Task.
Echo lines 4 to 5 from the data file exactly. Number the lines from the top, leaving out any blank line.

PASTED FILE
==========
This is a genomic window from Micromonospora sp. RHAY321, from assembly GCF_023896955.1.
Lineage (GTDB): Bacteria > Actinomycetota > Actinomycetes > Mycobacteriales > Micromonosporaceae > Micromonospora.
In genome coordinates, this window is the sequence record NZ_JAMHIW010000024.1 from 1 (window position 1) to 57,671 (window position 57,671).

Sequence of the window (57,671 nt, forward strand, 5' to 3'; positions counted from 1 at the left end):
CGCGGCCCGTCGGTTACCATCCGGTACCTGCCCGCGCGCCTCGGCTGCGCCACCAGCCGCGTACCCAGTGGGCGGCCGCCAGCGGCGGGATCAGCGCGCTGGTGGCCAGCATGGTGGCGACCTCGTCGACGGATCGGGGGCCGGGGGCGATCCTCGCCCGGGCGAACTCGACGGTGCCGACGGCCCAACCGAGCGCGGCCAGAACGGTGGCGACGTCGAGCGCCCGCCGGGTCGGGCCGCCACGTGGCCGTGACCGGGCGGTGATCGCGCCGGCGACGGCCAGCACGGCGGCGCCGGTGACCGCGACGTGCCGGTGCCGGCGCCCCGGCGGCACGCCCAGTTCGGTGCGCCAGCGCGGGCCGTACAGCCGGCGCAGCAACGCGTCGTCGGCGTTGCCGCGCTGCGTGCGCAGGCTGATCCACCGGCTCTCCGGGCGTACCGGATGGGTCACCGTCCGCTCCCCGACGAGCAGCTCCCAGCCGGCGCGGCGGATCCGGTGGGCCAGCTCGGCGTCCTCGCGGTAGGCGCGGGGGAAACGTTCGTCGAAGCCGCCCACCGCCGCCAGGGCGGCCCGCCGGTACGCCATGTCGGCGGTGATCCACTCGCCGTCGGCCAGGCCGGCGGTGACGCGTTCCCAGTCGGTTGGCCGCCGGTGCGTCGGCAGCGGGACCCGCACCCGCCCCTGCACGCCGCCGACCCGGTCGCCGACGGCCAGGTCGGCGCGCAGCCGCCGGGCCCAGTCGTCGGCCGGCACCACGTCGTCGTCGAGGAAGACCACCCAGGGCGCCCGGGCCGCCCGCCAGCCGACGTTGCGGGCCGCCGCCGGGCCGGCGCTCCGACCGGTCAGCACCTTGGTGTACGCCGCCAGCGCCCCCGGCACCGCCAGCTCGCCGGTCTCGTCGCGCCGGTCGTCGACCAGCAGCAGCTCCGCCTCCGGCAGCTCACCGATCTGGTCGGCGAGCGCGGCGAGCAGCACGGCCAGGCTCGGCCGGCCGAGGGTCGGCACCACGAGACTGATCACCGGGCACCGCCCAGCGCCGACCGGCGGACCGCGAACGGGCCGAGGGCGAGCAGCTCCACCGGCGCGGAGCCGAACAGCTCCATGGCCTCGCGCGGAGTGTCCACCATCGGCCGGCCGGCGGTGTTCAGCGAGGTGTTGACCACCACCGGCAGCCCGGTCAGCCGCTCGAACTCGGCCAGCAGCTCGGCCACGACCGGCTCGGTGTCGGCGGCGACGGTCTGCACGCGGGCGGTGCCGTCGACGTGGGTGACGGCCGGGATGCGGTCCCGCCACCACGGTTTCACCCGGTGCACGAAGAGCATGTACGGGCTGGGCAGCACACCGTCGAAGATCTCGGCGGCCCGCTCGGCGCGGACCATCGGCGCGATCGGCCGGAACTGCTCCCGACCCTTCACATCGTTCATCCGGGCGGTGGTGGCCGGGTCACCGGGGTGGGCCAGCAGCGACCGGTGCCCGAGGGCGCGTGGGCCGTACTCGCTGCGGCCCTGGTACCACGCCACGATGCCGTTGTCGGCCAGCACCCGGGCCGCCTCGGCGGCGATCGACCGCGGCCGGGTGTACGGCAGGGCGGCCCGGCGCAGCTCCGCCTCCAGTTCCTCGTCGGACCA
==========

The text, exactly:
Sequence of the window (57,671 nt, forward strand, 5' to 3'; positions counted from 1 at the left end):
CGCGGCCCGTCGGTTACCATCCGGTACCTGCCCGCGCGCCTCGGCTGCGCCACCAGCCGCGTACCCAGTGGGCGGCCGCCAGCGGCGGGATCAGCGCGCTGGTGGCCAGCATGGTGGCGACCTCGTCGACGGATCGGGGGCCGGGGGCGATCCTCGCCCGGGCGAACTCGACGGTGCCGACGGCCCAACCGAGCGCGGCCAGAACGGTGGCGACGTCGAGCGCCCGCCGGGTCGGGCCGCCACGTGGCCGTGACCGGGCGGTGATCGCGCCGGCGACGGCCAGCACGGCGGCGCCGGTGACCGCGACGTGCCGGTGCCGGCGCCCCGGCGGCACGCCCAGTTCGGTGCGCCAGCGCGGGCCGTACAGCCGGCGCAGCAACGCGTCGTCGGCGTTGCCGCGCTGCGTGCGCAGGCTGATCCACCGGCTCTCCGGGCGTACCGGATGGGTCACCGTCCGCTCCCCGACGAGCAGCTCCCAGCCGGCGCGGCGGATCCGGTGGGCCAGCTCGGCGTCCTCGCGGTAGGCGCGGGGGAAACGTTCGTCGAAGCCGCCCACCGCCGCCAGGGCGGCCCGCCGGTACGCCATGTCGGCGGTGATCCACTCGCCGTCGGCCAGGCCGGCGGTGACGCGTTCCCAGTCGGTTGGCCGCCGGTGCGTCGGCAGCGGGACCCGCACCCGCCCCTGCACGCCGCCGACCCGGTCGCCGACGGCCAGGTCGGCGCGCAGCCGCCGGGCCCAGTCGTCGGCCGGCACCACGTCGTCGTCGAGGAAGACCACCCAGGGCGCCCGGGCCGCCCGCCAGCCGACGTTGCGGGCCGCCGCCGGGCCGGCGCTCCGACCGGTCAGCACCTTGGTGTACGCCGCCAGCGCCCCCGGCACCGCCAGCTCGCCGGTCTCGTCGCGCCGGTCGTCGACCAGCAGCAGCTCCGCCTCCGGCAGCTCACCGATCTGGTCGGCGAGCGCGGCGAGCAGCACGGCCAGGCTCGGCCGGCCGAGGGTCGGCACCACGAGACTGATCACCGGGCACCGCCCAGCGCCGACCGGCGGACCGCGAACGGGCCGAGGGCGAGCAGCTCCACCGGCGCGGAGCCGAACAGCTCCATGGCCTCGCGCGGAGTGTCCACCATCGGCCGGCCGGCGGTGTTCAGCGAGGTGTTGACCACCACCGGCAGCCCGGTCAGCCGCTCGAACTCGGCCAGCAGCTCGGCCACGACCGGCTCGGTGTCGGCGGCGACGGTCTGCACGCGGGCGGTGCCGTCGACGTGGGTGACGGCCGGGATGCGGTCCCGCCACCACGGTTTCACCCGGTGCACGAAGAGCATGTACGGGCTGGGCAGCACACCGTCGAAGATCTCGGCGGCCCGCTCGGCGCGGACCATCGGCGCGATCGGCCGGAACTGCTCCCGACCCTTCACATCGTTCATCCGGGCGGTGGTGGCCGGGTCACCGGGGTGGGCCAGCAGCGACCGGTGCCCGAGGGCGCGTGGGCCGTACTCGCTGCGGCCCTGGTACCACGCCACGATGCCGTTGTCGGCCAGCACCCGGGCCGCCTCGGCGGCGATCGACCGCGGCCGGGTGTACGGCAGGGCGGCCCGGCGCAGCTCCGCCTCCAGTTCCTCGTCGGACCA